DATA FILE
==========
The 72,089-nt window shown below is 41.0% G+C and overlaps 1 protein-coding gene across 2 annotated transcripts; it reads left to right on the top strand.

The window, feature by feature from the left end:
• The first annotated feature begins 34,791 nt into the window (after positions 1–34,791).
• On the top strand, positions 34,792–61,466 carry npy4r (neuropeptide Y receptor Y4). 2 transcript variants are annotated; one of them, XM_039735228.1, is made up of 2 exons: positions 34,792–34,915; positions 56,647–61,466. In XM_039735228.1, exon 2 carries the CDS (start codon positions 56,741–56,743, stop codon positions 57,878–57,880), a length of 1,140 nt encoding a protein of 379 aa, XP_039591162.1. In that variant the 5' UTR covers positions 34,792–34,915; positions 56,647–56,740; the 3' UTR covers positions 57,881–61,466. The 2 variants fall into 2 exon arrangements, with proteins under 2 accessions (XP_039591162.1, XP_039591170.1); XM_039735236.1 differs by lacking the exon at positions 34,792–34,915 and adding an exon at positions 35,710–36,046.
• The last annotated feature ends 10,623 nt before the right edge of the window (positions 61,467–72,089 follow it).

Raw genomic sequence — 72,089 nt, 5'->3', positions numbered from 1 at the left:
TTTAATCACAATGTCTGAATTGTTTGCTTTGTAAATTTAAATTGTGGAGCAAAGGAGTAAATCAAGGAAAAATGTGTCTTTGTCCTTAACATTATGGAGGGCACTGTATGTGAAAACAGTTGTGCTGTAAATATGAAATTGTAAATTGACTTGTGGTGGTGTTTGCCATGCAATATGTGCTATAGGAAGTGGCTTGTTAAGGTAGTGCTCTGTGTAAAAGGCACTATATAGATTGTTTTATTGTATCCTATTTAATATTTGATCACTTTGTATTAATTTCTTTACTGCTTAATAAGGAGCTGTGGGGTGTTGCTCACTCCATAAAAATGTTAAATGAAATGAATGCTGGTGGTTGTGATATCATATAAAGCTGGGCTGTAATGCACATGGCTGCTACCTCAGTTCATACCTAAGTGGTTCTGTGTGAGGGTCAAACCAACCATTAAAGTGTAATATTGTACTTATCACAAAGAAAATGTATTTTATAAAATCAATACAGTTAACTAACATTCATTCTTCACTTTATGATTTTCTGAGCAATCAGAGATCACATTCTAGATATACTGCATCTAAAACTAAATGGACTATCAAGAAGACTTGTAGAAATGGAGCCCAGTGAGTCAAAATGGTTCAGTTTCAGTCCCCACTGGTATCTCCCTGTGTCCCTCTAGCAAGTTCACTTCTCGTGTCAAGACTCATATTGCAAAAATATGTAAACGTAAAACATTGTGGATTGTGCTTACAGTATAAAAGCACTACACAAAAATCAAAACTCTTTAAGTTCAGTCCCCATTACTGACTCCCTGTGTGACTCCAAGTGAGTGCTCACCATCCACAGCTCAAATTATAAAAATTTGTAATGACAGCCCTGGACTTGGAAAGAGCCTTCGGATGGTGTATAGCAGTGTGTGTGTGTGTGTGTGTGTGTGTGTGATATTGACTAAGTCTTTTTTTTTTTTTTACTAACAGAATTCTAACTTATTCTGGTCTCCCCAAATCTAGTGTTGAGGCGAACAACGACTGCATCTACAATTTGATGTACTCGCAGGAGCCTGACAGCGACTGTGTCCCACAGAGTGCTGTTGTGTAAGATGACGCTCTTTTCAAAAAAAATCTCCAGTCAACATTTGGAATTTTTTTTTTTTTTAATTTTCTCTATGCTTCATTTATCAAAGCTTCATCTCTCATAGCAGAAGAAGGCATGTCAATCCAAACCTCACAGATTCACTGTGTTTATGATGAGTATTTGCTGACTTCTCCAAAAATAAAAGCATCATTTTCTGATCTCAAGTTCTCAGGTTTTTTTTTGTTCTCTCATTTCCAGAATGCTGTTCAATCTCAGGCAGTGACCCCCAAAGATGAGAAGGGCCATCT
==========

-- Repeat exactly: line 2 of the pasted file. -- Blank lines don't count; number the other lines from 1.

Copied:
The window, feature by feature from the left end: